When running a command, k5start propagates HUP, TERM, INT, and QUIT signals to the child
process and does not exit when those signals are received. (If the propagated signal
causes the child process to exit, k5start will then exit.) This allows k5start to react
properly when run under a command supervision system such as runit(8) or svscan(8) that
uses signals to control supervised commands, and to run interactive commands that should
receive Ctrl-C.

If a running k5start receives an ALRM signal, it immediately refreshes the ticket cache
regardless of whether it is in danger of expiring.

If k5start is run with a command or the -K flag and the -x flag is not given, it will keep
trying even if the initial authentication fails. It will retry the initial authentication
immediately and then with exponential backoff to once per minute, and keep trying until
authentication succeeds or it is killed. The command, if any, will not be started until
authentication succeeds.

OPTIONS


-a When run with either the -K flag or a command, always renew tickets each time k5start
wakes up. Without this option, k5start will only try to renew a ticket as often as
necessary to prevent the ticket from expiring. With this option, k5start will renew
tickets according to the interval specified with the -K flag.

This behavior probably should have been the default behavior of -K. The default was
not changed to avoid changes for existing users, but for new applications, consider
always using -a with -K.

This option is important if another program is manipulating the ticket cache that
k5start is using. For example, if another program is automatically renewing a ticket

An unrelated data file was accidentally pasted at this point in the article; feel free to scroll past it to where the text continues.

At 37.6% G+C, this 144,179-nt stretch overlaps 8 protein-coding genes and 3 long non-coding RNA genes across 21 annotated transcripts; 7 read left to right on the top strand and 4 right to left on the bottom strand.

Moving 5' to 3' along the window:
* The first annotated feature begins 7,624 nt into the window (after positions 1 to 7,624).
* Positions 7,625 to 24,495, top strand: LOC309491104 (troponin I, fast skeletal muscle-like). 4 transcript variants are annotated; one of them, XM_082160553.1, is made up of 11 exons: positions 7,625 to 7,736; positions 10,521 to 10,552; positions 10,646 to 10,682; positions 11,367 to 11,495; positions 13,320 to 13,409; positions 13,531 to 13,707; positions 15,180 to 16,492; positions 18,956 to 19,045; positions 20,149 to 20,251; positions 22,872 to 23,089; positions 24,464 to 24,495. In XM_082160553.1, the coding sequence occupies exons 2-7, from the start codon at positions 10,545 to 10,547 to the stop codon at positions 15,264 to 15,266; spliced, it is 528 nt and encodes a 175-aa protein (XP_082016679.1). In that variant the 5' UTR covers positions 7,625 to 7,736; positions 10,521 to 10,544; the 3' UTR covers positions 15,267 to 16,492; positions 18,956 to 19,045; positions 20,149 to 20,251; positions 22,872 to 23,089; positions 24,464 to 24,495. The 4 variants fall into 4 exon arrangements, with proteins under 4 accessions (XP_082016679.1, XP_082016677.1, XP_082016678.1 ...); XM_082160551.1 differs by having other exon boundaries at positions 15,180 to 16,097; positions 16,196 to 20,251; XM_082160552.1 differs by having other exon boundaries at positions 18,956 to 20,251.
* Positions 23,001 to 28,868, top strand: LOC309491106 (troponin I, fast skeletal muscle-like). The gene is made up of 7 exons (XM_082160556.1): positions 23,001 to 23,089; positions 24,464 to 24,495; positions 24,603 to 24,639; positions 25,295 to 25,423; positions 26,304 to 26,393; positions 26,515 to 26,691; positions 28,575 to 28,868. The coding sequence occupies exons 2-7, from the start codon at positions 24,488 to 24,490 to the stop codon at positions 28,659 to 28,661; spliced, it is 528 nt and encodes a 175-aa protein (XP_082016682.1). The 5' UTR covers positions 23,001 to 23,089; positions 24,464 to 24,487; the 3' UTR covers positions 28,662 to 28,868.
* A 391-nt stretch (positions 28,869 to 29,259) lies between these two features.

more frequently than k5start, then k5start will never see a ticket that is close to
expiring and will therefore, by default, never try to renew the ticket. This means
that k5start will also never renew AFS tokens, even if the -t option was given, since
k5start only renews AFS tokens after it successfully renews a ticket. If this option
is specified in such a situation, k5start will renew its ticket every time it checks
the ticket, so AFS tokens will be renewed.

This argument is only valid in combination with either -K or a command to run.

-b After starting, detach from the controlling terminal and run in the background. This
option only makes sense in combination with -K or a command that k5start will be
running and can only be used if a keytab is specified with -f. k5start will not
background itself until after it has tried authenticating once, so that any initial
errors will be reported, but it will then redirect output to /dev/null and no
subsequent errors will be reported.

If this flag is given, k5start will also change directories to "/". All paths (such
as to a command to run or a PID file) should therefore be given as absolute, not
relative, paths.

If used in conjunction with a command to run, that command will also run in the